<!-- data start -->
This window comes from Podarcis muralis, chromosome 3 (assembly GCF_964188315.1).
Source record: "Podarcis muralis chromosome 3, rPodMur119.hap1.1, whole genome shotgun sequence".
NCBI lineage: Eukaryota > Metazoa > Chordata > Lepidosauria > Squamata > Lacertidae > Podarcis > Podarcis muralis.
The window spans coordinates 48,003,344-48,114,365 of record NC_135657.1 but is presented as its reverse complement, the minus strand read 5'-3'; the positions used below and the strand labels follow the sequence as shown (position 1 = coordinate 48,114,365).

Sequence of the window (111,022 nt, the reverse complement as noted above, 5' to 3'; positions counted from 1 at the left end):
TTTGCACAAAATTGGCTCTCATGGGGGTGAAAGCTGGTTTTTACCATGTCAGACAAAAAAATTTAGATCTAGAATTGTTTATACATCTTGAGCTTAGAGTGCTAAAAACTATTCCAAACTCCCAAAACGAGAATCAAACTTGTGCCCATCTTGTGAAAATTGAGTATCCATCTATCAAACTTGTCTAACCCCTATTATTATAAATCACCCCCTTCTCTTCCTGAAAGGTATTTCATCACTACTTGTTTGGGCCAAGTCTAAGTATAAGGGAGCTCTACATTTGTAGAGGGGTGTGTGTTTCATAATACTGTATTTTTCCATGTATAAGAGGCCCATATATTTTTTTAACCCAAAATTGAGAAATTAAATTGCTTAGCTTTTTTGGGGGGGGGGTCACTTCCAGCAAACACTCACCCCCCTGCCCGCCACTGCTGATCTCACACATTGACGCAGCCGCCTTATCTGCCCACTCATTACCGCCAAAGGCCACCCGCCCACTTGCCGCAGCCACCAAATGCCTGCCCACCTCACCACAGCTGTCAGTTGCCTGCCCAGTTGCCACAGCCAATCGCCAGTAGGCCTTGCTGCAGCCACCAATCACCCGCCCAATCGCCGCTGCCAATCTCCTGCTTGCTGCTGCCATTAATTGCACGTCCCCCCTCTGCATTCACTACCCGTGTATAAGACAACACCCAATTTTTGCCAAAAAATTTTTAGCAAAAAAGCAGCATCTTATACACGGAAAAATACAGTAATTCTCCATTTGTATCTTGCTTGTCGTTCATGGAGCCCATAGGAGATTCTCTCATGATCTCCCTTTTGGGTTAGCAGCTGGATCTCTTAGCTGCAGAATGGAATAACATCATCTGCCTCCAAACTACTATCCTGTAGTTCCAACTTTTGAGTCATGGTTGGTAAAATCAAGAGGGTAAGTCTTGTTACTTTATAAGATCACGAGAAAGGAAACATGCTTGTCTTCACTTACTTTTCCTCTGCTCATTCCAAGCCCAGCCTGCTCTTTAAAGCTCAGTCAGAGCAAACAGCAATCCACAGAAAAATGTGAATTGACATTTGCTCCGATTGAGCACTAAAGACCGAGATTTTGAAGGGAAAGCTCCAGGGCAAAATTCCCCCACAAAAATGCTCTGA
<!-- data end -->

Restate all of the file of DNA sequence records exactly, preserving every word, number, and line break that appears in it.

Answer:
This window comes from Podarcis muralis, chromosome 3 (assembly GCF_964188315.1).
Source record: "Podarcis muralis chromosome 3, rPodMur119.hap1.1, whole genome shotgun sequence".
NCBI lineage: Eukaryota > Metazoa > Chordata > Lepidosauria > Squamata > Lacertidae > Podarcis > Podarcis muralis.
The window spans coordinates 48,003,344-48,114,365 of record NC_135657.1 but is presented as its reverse complement, the minus strand read 5'-3'; the positions used below and the strand labels follow the sequence as shown (position 1 = coordinate 48,114,365).

Sequence of the window (111,022 nt, the reverse complement as noted above, 5' to 3'; positions counted from 1 at the left end):
TTTGCACAAAATTGGCTCTCATGGGGGTGAAAGCTGGTTTTTACCATGTCAGACAAAAAAATTTAGATCTAGAATTGTTTATACATCTTGAGCTTAGAGTGCTAAAAACTATTCCAAACTCCCAAAACGAGAATCAAACTTGTGCCCATCTTGTGAAAATTGAGTATCCATCTATCAAACTTGTCTAACCCCTATTATTATAAATCACCCCCTTCTCTTCCTGAAAGGTATTTCATCACTACTTGTTTGGGCCAAGTCTAAGTATAAGGGAGCTCTACATTTGTAGAGGGGTGTGTGTTTCATAATACTGTATTTTTCCATGTATAAGAGGCCCATATATTTTTTTAACCCAAAATTGAGAAATTAAATTGCTTAGCTTTTTTGGGGGGGGGGTCACTTCCAGCAAACACTCACCCCCCTGCCCGCCACTGCTGATCTCACACATTGACGCAGCCGCCTTATCTGCCCACTCATTACCGCCAAAGGCCACCCGCCCACTTGCCGCAGCCACCAAATGCCTGCCCACCTCACCACAGCTGTCAGTTGCCTGCCCAGTTGCCACAGCCAATCGCCAGTAGGCCTTGCTGCAGCCACCAATCACCCGCCCAATCGCCGCTGCCAATCTCCTGCTTGCTGCTGCCATTAATTGCACGTCCCCCCTCTGCATTCACTACCCGTGTATAAGACAACACCCAATTTTTGCCAAAAAATTTTTAGCAAAAAAGCAGCATCTTATACACGGAAAAATACAGTAATTCTCCATTTGTATCTTGCTTGTCGTTCATGGAGCCCATAGGAGATTCTCTCATGATCTCCCTTTTGGGTTAGCAGCTGGATCTCTTAGCTGCAGAATGGAATAACATCATCTGCCTCCAAACTACTATCCTGTAGTTCCAACTTTTGAGTCATGGTTGGTAAAATCAAGAGGGTAAGTCTTGTTACTTTATAAGATCACGAGAAAGGAAACATGCTTGTCTTCACTTACTTTTCCTCTGCTCATTCCAAGCCCAGCCTGCTCTTTAAAGCTCAGTCAGAGCAAACAGCAATCCACAGAAAAATGTGAATTGACATTTGCTCCGATTGAGCACTAAAGACCGAGATTTTGAAGGGAAAGCTCCAGGGCAAAATTCCCCCACAAAAATGCTCTGA